My daughter traveled to Italy and studied there for a month while in college.  She said they ate constantly but she was healthier than ever (she's a fanatic about what she eats). She said the quality of the food there is so different and she was disappointed to come back here where nothing tasted right compared to Italy.

777nNy:

Quote

 I've resigned myself to the fact that I'm never gonna be totally happy with my body, 

I wonder if that's a female thing. I'm super critical of myself and just about every woman I know is too. My daughter is a vegetarian. Our family is all over the place. I have 7 people in this farmhouse who all eat differently and I no longer make family dinners unless I know in advance who will be here and what will work for everyone. It's crazy.   We all agree on organic and close to the source as possible, but meat is where we differ.  Grass fed ground beef is permitted and we buy local produce/meat as much as possible. Plus we grow our own. We are raising our own chickens now, and venison is popular with a few folks.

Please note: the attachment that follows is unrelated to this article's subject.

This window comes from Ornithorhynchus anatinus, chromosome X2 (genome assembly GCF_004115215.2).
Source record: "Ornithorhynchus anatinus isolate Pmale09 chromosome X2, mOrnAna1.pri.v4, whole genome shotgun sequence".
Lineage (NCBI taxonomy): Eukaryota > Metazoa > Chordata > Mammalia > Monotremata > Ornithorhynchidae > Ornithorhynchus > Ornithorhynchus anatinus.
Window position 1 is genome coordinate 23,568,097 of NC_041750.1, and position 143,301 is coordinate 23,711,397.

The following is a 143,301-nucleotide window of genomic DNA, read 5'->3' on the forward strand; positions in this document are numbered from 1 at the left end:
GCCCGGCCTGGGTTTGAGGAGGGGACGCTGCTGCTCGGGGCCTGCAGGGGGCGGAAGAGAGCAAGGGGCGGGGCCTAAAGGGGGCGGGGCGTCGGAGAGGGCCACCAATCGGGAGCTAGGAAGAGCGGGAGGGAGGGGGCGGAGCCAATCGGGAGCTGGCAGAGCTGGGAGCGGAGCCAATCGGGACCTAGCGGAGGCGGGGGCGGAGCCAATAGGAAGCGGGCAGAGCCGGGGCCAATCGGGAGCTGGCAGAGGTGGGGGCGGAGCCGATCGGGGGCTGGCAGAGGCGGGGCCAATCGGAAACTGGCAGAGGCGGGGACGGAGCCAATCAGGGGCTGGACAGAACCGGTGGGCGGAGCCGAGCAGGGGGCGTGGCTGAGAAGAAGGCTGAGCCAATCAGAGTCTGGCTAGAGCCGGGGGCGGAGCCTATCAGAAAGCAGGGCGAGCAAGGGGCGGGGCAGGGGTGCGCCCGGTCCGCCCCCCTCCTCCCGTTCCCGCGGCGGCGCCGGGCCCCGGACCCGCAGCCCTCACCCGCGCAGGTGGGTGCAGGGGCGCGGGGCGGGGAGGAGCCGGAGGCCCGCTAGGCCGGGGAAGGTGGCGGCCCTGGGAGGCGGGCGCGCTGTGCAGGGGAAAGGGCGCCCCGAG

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A friend on Facebook asked if people would eat "lab grown meat".

The responses were interesting. 

Would you?

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8 minutes ago, cre8pc said:

A friend on Facebook asked if people would eat "lab grown meat".

The responses were interesting. 

Would you?